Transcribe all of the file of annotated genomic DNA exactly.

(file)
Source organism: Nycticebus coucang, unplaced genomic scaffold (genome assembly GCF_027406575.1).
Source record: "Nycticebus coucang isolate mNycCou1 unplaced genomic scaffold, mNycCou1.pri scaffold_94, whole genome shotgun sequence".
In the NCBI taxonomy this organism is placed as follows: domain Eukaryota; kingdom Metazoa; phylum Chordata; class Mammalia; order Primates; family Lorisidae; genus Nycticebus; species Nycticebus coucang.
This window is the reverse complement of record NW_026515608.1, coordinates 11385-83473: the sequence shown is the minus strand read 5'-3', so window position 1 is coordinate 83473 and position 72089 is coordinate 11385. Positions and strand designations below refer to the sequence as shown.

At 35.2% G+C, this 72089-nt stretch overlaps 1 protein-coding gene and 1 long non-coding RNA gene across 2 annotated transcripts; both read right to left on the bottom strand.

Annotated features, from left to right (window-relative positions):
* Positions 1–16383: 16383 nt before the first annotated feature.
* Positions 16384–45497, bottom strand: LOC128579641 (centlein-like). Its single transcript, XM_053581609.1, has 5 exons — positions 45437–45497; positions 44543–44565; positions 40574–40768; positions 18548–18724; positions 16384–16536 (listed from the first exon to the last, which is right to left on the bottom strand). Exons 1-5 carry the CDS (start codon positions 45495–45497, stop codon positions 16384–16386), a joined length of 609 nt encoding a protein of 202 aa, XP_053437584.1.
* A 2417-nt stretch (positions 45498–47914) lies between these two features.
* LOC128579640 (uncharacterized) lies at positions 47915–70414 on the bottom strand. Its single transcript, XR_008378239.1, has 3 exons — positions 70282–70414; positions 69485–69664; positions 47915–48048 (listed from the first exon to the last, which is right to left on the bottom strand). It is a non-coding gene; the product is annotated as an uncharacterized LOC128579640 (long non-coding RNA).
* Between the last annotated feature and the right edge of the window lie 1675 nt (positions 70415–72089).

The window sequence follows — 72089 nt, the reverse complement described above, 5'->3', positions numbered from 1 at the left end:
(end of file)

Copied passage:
Source organism: Nycticebus coucang, unplaced genomic scaffold (genome assembly GCF_027406575.1).
Source record: "Nycticebus coucang isolate mNycCou1 unplaced genomic scaffold, mNycCou1.pri scaffold_94, whole genome shotgun sequence".
In the NCBI taxonomy this organism is placed as follows: domain Eukaryota; kingdom Metazoa; phylum Chordata; class Mammalia; order Primates; family Lorisidae; genus Nycticebus; species Nycticebus coucang.
This window is the reverse complement of record NW_026515608.1, coordinates 11385-83473: the sequence shown is the minus strand read 5'-3', so window position 1 is coordinate 83473 and position 72089 is coordinate 11385. Positions and strand designations below refer to the sequence as shown.

At 35.2% G+C, this 72089-nt stretch overlaps 1 protein-coding gene and 1 long non-coding RNA gene across 2 annotated transcripts; both read right to left on the bottom strand.

Annotated features, from left to right (window-relative positions):
* Positions 1–16383: 16383 nt before the first annotated feature.
* Positions 16384–45497, bottom strand: LOC128579641 (centlein-like). Its single transcript, XM_053581609.1, has 5 exons — positions 45437–45497; positions 44543–44565; positions 40574–40768; positions 18548–18724; positions 16384–16536 (listed from the first exon to the last, which is right to left on the bottom strand). Exons 1-5 carry the CDS (start codon positions 45495–45497, stop codon positions 16384–16386), a joined length of 609 nt encoding a protein of 202 aa, XP_053437584.1.
* A 2417-nt stretch (positions 45498–47914) lies between these two features.
* LOC128579640 (uncharacterized) lies at positions 47915–70414 on the bottom strand. Its single transcript, XR_008378239.1, has 3 exons — positions 70282–70414; positions 69485–69664; positions 47915–48048 (listed from the first exon to the last, which is right to left on the bottom strand). It is a non-coding gene; the product is annotated as an uncharacterized LOC128579640 (long non-coding RNA).
* Between the last annotated feature and the right edge of the window lie 1675 nt (positions 70415–72089).

The window sequence follows — 72089 nt, the reverse complement described above, 5'->3', positions numbered from 1 at the left end: